Vernon Horn, who was exonerated in April 2018 after spending 17 years in prison for a murder he did not commit, today filed a federal civil rights lawsuit against the City of New Haven, three New Haven detectives, and a state firearms examiner. The New Haven Police Department (NHPD) hid 137 pages of exculpatory phone records in a detective’s home basement, failed to investigate evidence that would have proven Mr. Horn’s innocence, and coerced witnesses against him. Mr. Horn is represented by the law firms of Emery Celli Brinckerhoff Abady Ward & Maazel LLP and Koskoff, Koskoff & Bieder, P.C.
Mr. Horn was convicted of murder for a shooting at the Dixwell Deli in New Haven on January 24, 1999. A cell phone stolen from the murder scene was a key piece of evidence at trial. The state claimed that Mr. Horn had taken the phone to Bridgeport, given it to his accomplice, brought it back to New Haven the next day, and lent it to a friend to make a call.
In fact, the stolen cell phone never left Bridgeport, and Mr. Horn never touched it. Evidence proving as much was readily available to the NHPD all along, but detectives never bothered to ask for it. Phone records showed that every call from the stolen cell phone was linked to the same crew of Bridgeport drug dealers. But instead of turning those records over to Mr. Horn, as the Constitution requires, the NHPD buried them in a basement.
This and other new evidence was discovered only because the Federal Public Defender for the District of Connecticut doggedly reinvestigated the case. In April 2018, in response to the new evidence uncovered by the investigation, the State’s Attorney’s Office moved to vacate Mr. Horn’s conviction and dismiss the charges. Mr. Horn’s co-defendant, Marquis Jackson, was also exonerated and released.
Today’s lawsuit, filed in United States District Court for the District of Connecticut, seeks damages for the 17 dehumanizing years that Mr. Horn spent in prison as an innocent man. While in prison, Mr. Horn was assaulted by inmates, strip-searched by guards, held in solitary confinement, and denied essential medical care for serious injuries suffered in a car accident. His young daughter began to grow up without him.
Mr. Horn offered a statement:
First and foremost, I would like to thank the Most High for allowing me to make it through this injustice. I would like to thank my attorneys David Keenan and Terence Ward of the Connecticut Federal Public Defender Office for securing my freedom.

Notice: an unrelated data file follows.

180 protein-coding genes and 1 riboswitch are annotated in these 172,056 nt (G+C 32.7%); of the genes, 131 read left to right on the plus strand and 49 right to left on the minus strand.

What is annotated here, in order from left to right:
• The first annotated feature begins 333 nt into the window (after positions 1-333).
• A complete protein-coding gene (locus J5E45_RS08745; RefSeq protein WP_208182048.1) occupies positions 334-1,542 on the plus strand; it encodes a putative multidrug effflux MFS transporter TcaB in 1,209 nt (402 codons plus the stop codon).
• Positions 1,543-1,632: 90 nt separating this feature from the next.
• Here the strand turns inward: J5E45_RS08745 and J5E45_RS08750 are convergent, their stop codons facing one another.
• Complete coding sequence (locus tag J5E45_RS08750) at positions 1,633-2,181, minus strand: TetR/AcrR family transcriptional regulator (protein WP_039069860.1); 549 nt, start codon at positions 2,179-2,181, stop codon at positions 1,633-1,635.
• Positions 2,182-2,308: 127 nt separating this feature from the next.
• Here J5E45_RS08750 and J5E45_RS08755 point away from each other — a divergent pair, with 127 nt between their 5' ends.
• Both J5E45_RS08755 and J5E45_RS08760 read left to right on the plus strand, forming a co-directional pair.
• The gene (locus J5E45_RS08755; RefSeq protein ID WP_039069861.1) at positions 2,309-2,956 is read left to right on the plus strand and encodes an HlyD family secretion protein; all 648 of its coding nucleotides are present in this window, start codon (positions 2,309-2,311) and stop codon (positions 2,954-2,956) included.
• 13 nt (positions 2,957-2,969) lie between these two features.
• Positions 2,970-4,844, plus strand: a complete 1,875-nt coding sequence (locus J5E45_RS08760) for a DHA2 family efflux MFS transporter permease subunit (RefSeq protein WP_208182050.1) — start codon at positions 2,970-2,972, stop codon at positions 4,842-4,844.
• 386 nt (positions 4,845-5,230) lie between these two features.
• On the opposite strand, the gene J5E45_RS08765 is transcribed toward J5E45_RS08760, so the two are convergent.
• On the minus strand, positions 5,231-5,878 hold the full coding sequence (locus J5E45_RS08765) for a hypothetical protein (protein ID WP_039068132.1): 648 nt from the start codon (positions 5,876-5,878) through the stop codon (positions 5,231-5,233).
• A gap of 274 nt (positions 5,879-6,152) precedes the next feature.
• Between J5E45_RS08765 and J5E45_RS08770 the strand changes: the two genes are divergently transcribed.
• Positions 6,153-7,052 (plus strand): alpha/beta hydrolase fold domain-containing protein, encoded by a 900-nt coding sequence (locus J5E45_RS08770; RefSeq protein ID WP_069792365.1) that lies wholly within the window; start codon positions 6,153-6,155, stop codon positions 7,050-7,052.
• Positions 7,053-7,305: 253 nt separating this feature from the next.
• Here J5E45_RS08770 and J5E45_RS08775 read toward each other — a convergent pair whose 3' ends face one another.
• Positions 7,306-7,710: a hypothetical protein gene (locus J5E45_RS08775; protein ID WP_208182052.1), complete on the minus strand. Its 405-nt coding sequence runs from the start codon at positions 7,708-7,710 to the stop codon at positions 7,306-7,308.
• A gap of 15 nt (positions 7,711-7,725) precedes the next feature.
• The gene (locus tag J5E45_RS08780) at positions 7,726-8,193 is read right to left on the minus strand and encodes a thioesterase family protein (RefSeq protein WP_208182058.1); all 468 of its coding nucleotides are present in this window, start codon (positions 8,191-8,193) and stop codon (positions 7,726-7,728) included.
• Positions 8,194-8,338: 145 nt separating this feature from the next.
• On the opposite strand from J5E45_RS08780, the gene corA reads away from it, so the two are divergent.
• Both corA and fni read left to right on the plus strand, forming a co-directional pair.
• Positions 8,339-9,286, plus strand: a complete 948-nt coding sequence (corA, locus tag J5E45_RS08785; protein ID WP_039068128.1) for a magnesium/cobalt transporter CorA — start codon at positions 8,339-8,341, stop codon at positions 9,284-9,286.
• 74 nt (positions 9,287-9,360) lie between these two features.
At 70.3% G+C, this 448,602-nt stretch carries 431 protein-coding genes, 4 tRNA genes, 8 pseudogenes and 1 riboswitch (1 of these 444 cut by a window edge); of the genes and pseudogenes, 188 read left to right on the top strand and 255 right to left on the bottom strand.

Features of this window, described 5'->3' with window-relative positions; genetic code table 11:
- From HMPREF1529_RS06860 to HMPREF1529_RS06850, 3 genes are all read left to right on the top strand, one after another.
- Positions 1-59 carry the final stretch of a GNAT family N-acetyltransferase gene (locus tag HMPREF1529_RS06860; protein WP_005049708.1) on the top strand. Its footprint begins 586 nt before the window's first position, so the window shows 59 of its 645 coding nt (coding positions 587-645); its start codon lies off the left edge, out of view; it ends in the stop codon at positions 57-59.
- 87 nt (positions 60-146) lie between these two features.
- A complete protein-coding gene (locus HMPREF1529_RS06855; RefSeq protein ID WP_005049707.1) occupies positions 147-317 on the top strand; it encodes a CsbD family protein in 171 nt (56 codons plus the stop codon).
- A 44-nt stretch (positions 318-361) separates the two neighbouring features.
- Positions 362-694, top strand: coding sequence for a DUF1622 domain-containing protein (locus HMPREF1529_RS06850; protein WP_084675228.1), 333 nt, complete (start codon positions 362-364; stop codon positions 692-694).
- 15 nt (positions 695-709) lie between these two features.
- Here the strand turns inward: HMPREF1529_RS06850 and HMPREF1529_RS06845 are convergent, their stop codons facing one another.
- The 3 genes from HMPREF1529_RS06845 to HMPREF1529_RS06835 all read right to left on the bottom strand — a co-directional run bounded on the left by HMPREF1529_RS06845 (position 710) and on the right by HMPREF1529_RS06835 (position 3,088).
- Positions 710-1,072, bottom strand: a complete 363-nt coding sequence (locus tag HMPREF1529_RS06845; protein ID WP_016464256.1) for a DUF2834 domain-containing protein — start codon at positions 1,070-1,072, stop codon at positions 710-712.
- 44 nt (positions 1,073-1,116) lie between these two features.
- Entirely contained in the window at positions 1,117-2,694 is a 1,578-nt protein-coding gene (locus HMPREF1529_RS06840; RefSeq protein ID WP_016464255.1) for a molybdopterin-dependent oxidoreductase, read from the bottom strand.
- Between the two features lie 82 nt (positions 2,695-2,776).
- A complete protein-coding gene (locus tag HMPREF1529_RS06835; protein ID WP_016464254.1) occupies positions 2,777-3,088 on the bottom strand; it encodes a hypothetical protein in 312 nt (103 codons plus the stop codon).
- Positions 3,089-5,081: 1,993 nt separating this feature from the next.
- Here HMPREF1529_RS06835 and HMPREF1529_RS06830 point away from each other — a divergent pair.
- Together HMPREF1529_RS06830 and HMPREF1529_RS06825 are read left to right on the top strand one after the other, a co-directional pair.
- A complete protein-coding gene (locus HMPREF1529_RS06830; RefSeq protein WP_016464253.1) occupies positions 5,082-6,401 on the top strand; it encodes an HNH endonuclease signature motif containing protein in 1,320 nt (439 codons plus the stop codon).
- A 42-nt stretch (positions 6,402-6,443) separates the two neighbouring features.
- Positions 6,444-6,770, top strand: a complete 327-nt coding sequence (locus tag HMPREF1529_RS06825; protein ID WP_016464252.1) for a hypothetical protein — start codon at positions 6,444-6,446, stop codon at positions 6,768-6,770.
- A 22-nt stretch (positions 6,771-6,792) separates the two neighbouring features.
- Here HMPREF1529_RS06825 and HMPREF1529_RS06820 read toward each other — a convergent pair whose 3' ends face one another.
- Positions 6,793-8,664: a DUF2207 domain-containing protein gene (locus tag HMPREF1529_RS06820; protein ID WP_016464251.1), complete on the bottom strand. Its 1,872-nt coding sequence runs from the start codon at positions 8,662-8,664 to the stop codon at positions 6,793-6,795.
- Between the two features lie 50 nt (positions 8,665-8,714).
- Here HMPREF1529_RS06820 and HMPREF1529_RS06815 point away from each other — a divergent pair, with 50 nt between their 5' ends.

What happened to me was not only a crime against me, but it was a crime against humanity. I was falsely prosecuted and lied about by people who are supposed to be public servants. I suffered emotionally, and I was physically and mentally abused in prison. I was not able to go to college and learn the things a man should know. I was taken away from my first child when she was only 10 months old.
After being released, I was put back into the world without any help and without an apology. The thing that hurts the most is that my daughter does not know me. After what happened, I cannot trust anyone or hold on to relationships because I think everyone is trying to hurt me.
I hope that people who are a part of the criminal justice system learn from what was done to me. They need to know that there are more innocent men and women who have been framed and falsely accused. It is real, and it needs to end.
Ilann M. Maazel, partner at Emery Celli Brinckerhoff Abady Ward & Maazel LLP and counsel for Mr. Horn, said, “The New Haven Police Department stole the prime of Vernon Horn’s life. This was a complete breakdown in the criminal justice system. We intend to hold the police and everyone responsible for this travesty of justice accountable.”
Sean McElligott, a lawyer at Koskoff, Koskoff & Bieder, P.C. and counsel for Mr. Horn, said, “After seventeen years of lies and betrayal, Vernon Horn will finally have the opportunity to speak the truth through this lawsuit. We look forward to helping him gain some measure of peace after decades of wrongful incarceration and suffering.”
Matt Blumenthal, a lawyer at Koskoff, Koskoff & Bieder, P.C. and counsel for Mr. Horn, said, “We all depend on law enforcement to act with competence and integrity. Vernon Horn suffered a spectacular betrayal of this trust. We are proud to stand with him in his fight for justice and accountability.”